When I told my daughter, then 4 years old, that I didn’t have money to buy her a toy, she said, “Just go to the bank and they’ll give you money.” I frowned at her and tried again, explaining that I had only a $10 bill and what she wanted cost $20. She said, “It’s OK, just use your card.”
I realized she had no idea about the value of money. I really couldn’t blame her because I was never great at managing money as a little girl. I was careless and would leave my purse behind at a restaurant or I’d lose my allowance. Financial experts say children as young as 3 can grasp concepts such as saving and spending. Researchers at the University of Cambridge found that kids’ money habits are formed by age 7. These statistics were enough to give me a new mission to help Sofia better understand the value of a dollar.
The best approach for us has not been a “sit down and explain how it works” kind of lesson. Instead, we take advantage of everyday teachable money moments. When Sofia turned 5, we decided to use money expert Dave Ramsey’s “Spend, Save & Give” jars approach.
I labeled three jars. We began giving Sofia a weekly allowance of $5 ($1 per year of age). She divides that equally between the three jars. The “Spend” money is for small purchases such as candy, stickers or any small treat. The “Save” money is for saving for more expensive items. The “Give” money is for Sofia to donate to our church, a charity of her choice or to buy something for someone else.
Financial expert Beth Kobliner advises teaching kids ages 3 to 5 how to wait to buy something they want, which is a difficult concept for kids this age. In a world with instant downloads and overnight shipping, saving up two weeks’ worth of allowance to buy something she really wanted taught Sofia a lot of patience.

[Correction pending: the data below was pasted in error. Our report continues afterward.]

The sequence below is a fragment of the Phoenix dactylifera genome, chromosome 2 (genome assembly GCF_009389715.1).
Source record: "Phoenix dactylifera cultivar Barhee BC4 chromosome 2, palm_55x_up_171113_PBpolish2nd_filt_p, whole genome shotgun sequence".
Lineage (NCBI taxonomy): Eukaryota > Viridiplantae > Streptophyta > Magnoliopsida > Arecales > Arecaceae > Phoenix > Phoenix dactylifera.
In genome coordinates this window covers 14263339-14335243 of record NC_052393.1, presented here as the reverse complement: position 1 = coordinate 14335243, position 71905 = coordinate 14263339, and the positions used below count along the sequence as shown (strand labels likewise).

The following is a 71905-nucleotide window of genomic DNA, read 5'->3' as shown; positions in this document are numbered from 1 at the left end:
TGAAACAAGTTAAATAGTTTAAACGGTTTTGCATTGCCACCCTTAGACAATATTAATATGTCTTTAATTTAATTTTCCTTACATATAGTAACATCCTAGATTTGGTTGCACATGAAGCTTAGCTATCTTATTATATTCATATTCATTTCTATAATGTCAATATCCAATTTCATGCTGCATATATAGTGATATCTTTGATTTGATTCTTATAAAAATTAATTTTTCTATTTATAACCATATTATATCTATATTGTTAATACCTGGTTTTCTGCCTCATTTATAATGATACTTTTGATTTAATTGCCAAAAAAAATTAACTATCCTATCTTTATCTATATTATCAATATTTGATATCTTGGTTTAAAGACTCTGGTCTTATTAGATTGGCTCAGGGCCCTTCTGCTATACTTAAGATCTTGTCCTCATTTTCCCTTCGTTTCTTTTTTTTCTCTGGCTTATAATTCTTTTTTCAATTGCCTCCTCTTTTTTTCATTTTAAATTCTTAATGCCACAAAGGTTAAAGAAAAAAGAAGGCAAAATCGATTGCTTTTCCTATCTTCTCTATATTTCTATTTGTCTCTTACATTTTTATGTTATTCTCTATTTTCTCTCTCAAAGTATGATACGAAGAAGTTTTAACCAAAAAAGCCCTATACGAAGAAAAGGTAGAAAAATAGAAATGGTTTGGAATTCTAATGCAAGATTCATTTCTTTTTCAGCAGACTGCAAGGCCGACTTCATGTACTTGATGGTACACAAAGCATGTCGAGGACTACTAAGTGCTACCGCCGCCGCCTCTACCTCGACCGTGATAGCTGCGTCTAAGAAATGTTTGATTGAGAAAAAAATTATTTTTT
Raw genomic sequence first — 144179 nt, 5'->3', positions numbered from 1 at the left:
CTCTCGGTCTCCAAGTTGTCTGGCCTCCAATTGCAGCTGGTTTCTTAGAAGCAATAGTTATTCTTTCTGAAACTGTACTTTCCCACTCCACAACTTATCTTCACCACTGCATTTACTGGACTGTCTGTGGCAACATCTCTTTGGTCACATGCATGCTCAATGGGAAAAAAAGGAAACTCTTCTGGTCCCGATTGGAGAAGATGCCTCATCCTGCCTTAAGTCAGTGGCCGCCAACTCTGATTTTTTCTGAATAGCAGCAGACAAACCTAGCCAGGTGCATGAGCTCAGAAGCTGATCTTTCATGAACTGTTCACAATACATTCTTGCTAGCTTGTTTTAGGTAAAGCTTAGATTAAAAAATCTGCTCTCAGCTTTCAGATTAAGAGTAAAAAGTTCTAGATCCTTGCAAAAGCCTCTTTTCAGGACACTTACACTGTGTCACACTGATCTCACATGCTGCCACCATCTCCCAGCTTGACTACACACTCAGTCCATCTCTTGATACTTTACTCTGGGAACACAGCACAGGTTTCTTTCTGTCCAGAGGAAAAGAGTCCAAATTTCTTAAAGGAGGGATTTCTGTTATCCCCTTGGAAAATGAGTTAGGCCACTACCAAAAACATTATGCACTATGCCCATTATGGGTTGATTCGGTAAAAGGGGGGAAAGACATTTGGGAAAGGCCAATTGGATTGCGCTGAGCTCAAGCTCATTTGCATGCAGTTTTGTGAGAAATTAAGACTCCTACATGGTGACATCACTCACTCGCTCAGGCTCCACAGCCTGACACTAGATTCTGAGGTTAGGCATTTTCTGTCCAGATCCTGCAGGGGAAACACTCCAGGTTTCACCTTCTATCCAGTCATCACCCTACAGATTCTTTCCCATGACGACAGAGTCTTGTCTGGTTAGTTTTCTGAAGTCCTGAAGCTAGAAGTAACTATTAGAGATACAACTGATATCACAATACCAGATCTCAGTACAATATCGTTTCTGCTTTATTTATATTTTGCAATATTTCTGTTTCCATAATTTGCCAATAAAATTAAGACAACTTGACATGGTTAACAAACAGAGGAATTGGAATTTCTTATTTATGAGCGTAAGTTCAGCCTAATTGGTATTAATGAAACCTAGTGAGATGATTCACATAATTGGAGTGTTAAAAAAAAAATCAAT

According to Ramsey, children ages 6 to 13 should be taught how to spend wisely. You can start by explaining why you buy generic brands versus name brands or how buying in bulk gets you a cheaper per-item price.
I don’t have teenagers yet, but my friends say they don’t save as much because teens tend to spend on expensive stuff like electronics, cars and other big-ticket items. The value of long-term saving or investment goals is a good lesson for this age. Conversations about the dangers of credit card debt, credit scores and college funds, financial experts say, are also important in the pre-teen years.
To help Sofia keep track of her income and expenses in a fun way, we use a simple worksheet. We write down every time Sofia receives her allowance, takes money out and what she spends it on so at the end of the month she can see her activity.
Ramsey also suggests making a wish list of things your kids want to do with their money. Then help them rank the list by discussing what’s important about each wish – an invaluable lesson about setting priorities they’ll need their entire lives.
I feel the responsibility to teach my girls to make smart money choices for themselves. Even just grocery shopping, role playing at home or identifying the different kinds of coins or bills for fun can get them interested and confident talking about money, where it comes from and what to do with it. All good lessons for our children and great reminders for parents, too.
Daniella Guzman is the anchor on NBC4 Southern California’s “Today in LA” weekday morning newscast, 4:30-7 a.m. A mother of two, Daniella’s column, “On the Record,” brings her views on parenting, fun family activities and her take on work-life balance. Follow her on Facebook, Twitter and Instagram @daniellanbcla.